Irene Spencer grew up in a fundamentalist, polygamous Mormon village in Arizona. The thirteenth of thirty-one children, she grew up in abject poverty and isolation, and was taught that she should never question the church leaders. Her mother, unable to cope, left her children and three 'sister-wives' with her abusive husband.
Desperate to escape her violent home, and believing she had no choice but to live by 'the Principle', at sixteen Irene found herself in a plural marriage, sharing her husband with her half sister. When the government raided her village, she fled with Verlan, numerous other wives and countless children to a ranch in Mexico where Verlan's brother, a self-proclaimed prophet, was attempting to found a new Mormon colony.
The strains of husband-sharing with - ultimately - nine other wives were unbelievably hard. Irene's story provides a fascinating insight into polygamous marriage - the squabbles and the jealousy, and the agony of watching your husband choose other wives over you. They lived with divided loyalties in unremitting deprivation - struggling to maintain so many households and to bring up 56 children.
Irene eventually escaped with her children and made the bold step into the outside world and into a freedom she never knew existed.
Irene has led a truly extraordinary life and her harrowing story will appall and astonish, but in the end her courage and determination to find a better life for her 13 children is incredibly inspiring.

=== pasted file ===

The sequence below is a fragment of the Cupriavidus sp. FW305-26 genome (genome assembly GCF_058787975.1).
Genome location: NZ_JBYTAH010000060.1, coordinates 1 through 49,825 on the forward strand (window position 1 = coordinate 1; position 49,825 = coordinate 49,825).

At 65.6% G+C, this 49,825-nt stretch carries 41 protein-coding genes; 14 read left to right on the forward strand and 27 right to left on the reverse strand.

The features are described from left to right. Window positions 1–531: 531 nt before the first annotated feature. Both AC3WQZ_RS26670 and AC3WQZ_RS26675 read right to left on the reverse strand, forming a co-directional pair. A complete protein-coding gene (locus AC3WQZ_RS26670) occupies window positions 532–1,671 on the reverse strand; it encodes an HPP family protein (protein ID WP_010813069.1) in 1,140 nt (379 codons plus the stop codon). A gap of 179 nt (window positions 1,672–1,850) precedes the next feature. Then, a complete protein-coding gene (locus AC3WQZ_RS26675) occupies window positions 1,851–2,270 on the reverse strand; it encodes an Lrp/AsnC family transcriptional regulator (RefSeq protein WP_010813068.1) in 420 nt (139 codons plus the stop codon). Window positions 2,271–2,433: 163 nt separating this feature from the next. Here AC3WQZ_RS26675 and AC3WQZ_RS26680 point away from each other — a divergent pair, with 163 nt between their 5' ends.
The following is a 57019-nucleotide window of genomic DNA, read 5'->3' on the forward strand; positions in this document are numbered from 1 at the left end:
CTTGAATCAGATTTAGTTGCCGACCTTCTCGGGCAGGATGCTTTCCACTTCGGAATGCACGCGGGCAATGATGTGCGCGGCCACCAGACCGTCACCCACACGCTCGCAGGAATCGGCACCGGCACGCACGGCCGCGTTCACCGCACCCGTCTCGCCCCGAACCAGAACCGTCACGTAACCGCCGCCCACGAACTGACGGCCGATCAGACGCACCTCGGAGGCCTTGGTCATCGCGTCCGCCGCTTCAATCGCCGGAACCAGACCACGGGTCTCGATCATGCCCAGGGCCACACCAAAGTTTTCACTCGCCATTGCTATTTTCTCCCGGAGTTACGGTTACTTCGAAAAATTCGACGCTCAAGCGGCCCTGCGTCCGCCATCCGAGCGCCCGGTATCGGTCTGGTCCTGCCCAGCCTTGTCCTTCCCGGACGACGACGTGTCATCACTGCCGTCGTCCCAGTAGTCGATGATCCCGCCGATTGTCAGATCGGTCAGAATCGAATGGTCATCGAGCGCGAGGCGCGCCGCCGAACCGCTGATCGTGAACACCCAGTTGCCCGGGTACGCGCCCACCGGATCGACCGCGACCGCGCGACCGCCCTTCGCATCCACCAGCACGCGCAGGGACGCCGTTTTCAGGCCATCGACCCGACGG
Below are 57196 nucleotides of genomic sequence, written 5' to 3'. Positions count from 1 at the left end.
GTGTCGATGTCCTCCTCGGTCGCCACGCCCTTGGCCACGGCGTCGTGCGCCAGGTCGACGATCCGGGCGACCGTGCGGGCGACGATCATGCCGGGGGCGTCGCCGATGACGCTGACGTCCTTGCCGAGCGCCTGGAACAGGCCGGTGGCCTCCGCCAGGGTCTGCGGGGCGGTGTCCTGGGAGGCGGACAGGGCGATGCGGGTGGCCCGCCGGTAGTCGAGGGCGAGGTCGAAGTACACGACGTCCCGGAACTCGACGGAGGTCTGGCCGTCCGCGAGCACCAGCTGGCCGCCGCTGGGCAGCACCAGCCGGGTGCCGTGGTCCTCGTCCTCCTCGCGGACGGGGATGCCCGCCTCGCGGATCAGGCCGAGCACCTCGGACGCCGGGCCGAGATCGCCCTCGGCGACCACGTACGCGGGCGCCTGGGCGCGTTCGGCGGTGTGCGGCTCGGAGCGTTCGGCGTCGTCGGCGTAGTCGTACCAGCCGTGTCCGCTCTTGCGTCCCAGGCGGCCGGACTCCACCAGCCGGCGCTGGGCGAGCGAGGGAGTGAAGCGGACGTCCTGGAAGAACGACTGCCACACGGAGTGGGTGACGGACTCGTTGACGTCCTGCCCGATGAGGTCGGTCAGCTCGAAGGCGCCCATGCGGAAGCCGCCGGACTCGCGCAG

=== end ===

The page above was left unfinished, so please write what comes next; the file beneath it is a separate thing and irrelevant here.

Raised in a polygamous home, Spencer was barely 16 when she married her sister's husband, a young Mormon who went on to marry eight more women. Since the Church of Latter-Day Saints renounced polygamy in 1904, these fundamentalist Mormons had to keep their practice covert. Spencer's husband's family moved to a remote part of Mexico to build a community, but familial insanity and grinding poverty kept them moving from place to place. Spencer was willing to work hard and was willing to do without decent clothing or food but she couldn't stand limited access to her husband's affections. Their sect proscribed all but procreational sex, and since she was constantly pregnant or nursing, she never seemed to have much sex with her husband. Finally, after 28 years of marriage and bearing 13 children, she knew that although she loved her husband, she had to leave him. She moved to Alaska, where she became a born-again Christian with a monogamous husband. Spencer's story has everything a strangely complicated religious sect, a plucky heroine, a conflicted but good-hearted man and even a reasonably happy ending.